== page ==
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All Things Writing & Publishing > Biz without art?

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message 1: by Nik (new)

Nik Krasno | 16056 comments Except for not so many best- and greatsellers, good ghost writers probably occupy the 2-nd place in incomes, since for all I know reputable ghosts charge few dozen k for their work, their clients being celebs, nobility, tycoons and the likes.

It may be a good biz, but since you work with somebody else's content and have minimal artful input, it doesn't sound that interesting.
So is ghosting biz without art in your opinion?


Tara Woods Turner | 2063 comments Absolutely not, imo. It is business and art together - the writer just has less control. The very people you are writing for are only interested in the story and the outcome. They trust you to do what you do best and basically leave you alone in the process. From what I've read, the problems occur with little details that are quickly worked out. Many ceebs and public figures lack the time, interest or skill necessary to rob a ghostwriter of his creative spark. And as for lack of complete control what traditionally published writer enjoys complete control anyway?


message 3: by Tim (last edited Jul 20, 2016 03:21AM) (new)

Tim Rees | 732 comments I found writing non-fiction is a very different process from writing fiction. With non-fiction I worked with my memory, whilst in fiction I work purely with my imagination. I far prefer working with my imagination and getting to know different characters with whom I create something new.

And art is a word that stretches around too many things in my opinion. For instance, a painter who paints with his or her imagination is far more exciting to me than a painter who paints the image of a flower pot on a table - I always ask the question: why not just take a photograph? For me, copying something you are looking at is more about skill and technique at drawing and it is less about art. The same with non-fiction: skill and technique. Less of an artist, more of a wordsmith.

I used to tweet: Art is about perspective and great art is perspective that pokes you in the eye.


Tara Woods Turner | 2063 comments I found writing my non-fiction to be extremely creative. Taking facts and making them relevant, contextual and accessible was like arranging flowers into a beautiful bouquet. Weaving those dry facts into a narrative that would, hopefully, inspire my readers to think beyond the objective and create their own reality with my words proved to be a very gratifying, artistic experience. There were no riveting plots or finely crafted dialogue but I had to inject texture, originality, voice, humor and style into what I was trying to convey.


message 5: by Nik (new)

Nik Krasno | 16056 comments Sure, while writing non-fiction you still decide on the content, while in ghosting you probably have a free hand on performance (and it leaves room for artistic rendition), but have almost no say about contents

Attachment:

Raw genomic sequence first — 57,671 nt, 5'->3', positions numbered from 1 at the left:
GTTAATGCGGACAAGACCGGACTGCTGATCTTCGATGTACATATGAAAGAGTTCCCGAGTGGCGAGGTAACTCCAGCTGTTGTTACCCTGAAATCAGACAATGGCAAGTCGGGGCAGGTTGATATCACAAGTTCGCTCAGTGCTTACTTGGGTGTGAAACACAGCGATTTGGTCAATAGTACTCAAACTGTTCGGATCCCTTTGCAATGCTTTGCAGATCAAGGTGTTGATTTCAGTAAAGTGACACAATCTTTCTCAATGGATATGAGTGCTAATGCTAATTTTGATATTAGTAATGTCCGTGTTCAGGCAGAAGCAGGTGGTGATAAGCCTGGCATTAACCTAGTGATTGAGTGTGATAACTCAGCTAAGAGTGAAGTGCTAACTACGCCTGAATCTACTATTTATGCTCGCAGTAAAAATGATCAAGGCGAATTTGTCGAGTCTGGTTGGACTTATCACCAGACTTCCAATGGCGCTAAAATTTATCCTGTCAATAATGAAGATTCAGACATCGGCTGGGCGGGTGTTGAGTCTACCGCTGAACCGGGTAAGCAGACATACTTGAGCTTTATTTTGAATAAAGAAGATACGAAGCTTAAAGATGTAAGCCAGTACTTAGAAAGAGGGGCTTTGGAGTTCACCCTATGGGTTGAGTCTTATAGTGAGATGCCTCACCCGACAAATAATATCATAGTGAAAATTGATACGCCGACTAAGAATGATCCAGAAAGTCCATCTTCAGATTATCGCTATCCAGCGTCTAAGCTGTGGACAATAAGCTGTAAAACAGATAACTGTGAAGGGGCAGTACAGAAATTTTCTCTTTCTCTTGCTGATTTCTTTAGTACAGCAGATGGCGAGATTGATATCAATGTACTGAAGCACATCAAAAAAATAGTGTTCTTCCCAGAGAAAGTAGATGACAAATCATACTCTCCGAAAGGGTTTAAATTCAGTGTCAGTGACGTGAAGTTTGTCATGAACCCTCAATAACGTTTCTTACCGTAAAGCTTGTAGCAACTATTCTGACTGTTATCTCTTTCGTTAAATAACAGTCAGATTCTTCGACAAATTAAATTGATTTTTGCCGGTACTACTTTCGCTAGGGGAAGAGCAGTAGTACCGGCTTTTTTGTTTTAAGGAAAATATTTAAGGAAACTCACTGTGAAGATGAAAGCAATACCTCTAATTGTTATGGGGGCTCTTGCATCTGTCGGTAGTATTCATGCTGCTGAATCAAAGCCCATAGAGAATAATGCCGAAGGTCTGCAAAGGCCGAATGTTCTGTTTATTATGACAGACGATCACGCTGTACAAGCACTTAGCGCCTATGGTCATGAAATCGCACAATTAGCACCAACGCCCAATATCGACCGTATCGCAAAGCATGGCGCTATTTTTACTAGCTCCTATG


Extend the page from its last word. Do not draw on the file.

Tara Woods Turner | 2063 comments right. I'm just not sure the absence of control over content means that what you write is not art. That certain magic with words and language is the writer's art and if you have that gift it simply shines through.


message 7: by Tim (new)

Tim Rees | 732 comments I agree, Tara. I don't say writing non-fiction is not creative, but for me writing fiction is intensely creative. As you say, though, it is the writer who adds the texture and, hopefully, colours in the magic.

Would I accept a ghost writing project? Depends on the money... ;)


Tara Woods Turner | 2063 comments Tim
On the Forbes top ten highest earning celebrities for this year i noticed than there was only one author on the list. He raked in $82M and he uses a 'team' of ghostwriters. Can you imagine? I wanted to weep.


message 9: by Tim (new)

Tim Rees | 732 comments Goodness! I'm applying for a job!

But seriously, he must be brilliant at marketing. I'd love to know his secret...


Tara Woods Turner | 2063 comments James Ghostwriter Patterson. Kind of genius, really. The books have his 'voice' but with enough individuality to keep readers intrigued.


message 11: by Ian (new)

Ian Miller | 11777 comments I think ghostwriting could be a hazardous occupation because besides making the book worth reading, you have to make the client feel that the work is just wonderful. (OK, maybe not Patterson, who only needs text, a cover, and something not too awful.) Clients have this strange habit of feeling they know everything - and they don't.


message 12: by Nik (new)

Nik Krasno | 16056 comments Anyone's game to ghost for Obama? Or maybe Barack and Michelle will go all the way?
What do you think of ghosting?


message 13: by Ian (new)

Ian Miller | 11777 comments It's one way of earning a few dollars. My guess is Obama would do it all himself, though. Yes, he can!


message 14: by Nik (new)

Nik Krasno | 16056 comments Would you ghost or vice versa - hire one?


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